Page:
Hate Eternal
Fury & Flames

The fourth album from Erik Rutan and his revamped Hate Eternal line-up is somewhat of a double edged sword. On one hand, the aptly titled Fury & Flames is arguably one of the most murderously heavy and uncompromising death metal albums ever recorded. On the other hand, it’s virtually unlistenable in long doses or at loud volumes.

The main culprit of both factors is Erik Rutan’s production. It’s as if he channeled every negative comment about the clicky, triggered sounds of the last three albums and delivered a HUGE fuck you to everyone that questioned prior Hate Eternal productions. Folks, this is a fucking savage production. Impossibly so at times. It’s so over the top at every level, that riffs and notes are just unfathomable under the wall of guitars and utterly merciless drum sound. Picking out actual riffs and notes is akin to being under a massive rock slide; there’s 1000lb and 2000lb boulders careening towards you, and you might occasionally notice one, for fear of being crushed, but the whole time your are being pelted with hundreds of 5lb and 10lb pebbles that rip you to shreds. On every stereo system I listened to Fury & Flames on, I had to crank down the bass to make my stereo listenable and to prevent my tympanic membrane shattering.

And that’s a bit of a shame because the new members of the band seem to have upped the already stellar musicianship laid down by previous members (i.e Derek Roddy, Jared Anderson, Tim Yeung, etc). Veteran bassist Alex Webster (Cannibal Corpse) actually has some audible bass work, while newcomer drummer Jade Simonetto delivers a simply stunning performance, though it’s often washed out by the production.

Song wise, it’s still Hate Eternal, which is to stay Rutan is still plying his form of blistering and blast beat fueled Deicide and Morbid Angel on steroids and crack, but partially due to the production, there’s a tangible, palpable ferocity on the album that few bands have ever managed to capture. There’s few respites from the storm, and while the recent death of former band mate Jared Anderson weighed heavily on Rutan’s mind while writing for this album, it’s unleashed in a furious tide of sonically ravaging blast beats and demonic layered vocals rather than cathartic moments of retrospection. Only atmospheric closer “Coronarch” lets up from the sheer, teeth rattling and oppressive pace of “Whom Gods May Destroy”, “Para Bellum”, “Bringer of Storms”, “The Funerary March”, “Proclamation of the Damned” and “Fury Within”, which can only be described as sonic forces of nature in their unrelenting, punishing display of power.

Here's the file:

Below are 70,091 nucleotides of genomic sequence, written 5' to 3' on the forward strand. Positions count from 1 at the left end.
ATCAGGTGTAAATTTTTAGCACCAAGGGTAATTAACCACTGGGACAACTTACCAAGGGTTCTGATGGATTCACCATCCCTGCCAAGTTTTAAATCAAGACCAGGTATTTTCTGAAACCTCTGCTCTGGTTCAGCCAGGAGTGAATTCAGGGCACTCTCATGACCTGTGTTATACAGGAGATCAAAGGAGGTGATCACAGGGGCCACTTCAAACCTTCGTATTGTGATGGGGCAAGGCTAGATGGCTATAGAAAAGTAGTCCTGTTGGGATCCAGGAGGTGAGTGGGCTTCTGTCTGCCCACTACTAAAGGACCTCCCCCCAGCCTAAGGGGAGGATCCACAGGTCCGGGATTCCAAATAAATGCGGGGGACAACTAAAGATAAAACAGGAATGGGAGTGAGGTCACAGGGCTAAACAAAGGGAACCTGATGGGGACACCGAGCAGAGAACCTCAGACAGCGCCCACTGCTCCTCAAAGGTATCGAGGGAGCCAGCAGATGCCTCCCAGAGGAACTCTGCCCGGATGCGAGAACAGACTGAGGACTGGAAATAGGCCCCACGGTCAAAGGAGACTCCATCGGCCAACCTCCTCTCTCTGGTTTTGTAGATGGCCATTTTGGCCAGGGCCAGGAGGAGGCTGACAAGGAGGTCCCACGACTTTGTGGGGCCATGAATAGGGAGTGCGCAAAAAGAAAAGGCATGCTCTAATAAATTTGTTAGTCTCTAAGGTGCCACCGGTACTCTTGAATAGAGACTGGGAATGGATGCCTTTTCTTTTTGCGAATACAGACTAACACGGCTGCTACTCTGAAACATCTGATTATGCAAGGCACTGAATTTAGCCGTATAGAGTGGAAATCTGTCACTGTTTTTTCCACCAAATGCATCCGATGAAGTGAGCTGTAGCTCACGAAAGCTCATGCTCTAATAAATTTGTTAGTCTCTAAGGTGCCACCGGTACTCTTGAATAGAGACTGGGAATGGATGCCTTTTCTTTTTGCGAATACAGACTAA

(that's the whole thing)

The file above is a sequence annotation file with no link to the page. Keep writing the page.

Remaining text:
Penultimate track “Tombeau (Le Tombeau De La Fureur et Des Flames)” provides a few moments of lurching restraint (and I use the term very loosely) before the thankful closer, resulting in one of those rare albums that will leave you truly exhausted at its conclusion, but not due to its clever song writing, but the sheer swathe of destruction it will wreak on your ears, brain and filings. Fury & Flames is one of those albums where I can’t really remember much of it, but I know I have beaten mercilessly and being the masochist that all metal heads are-I want more.

[Visit the band's website]
Written by Erik T
February 21st, 2008

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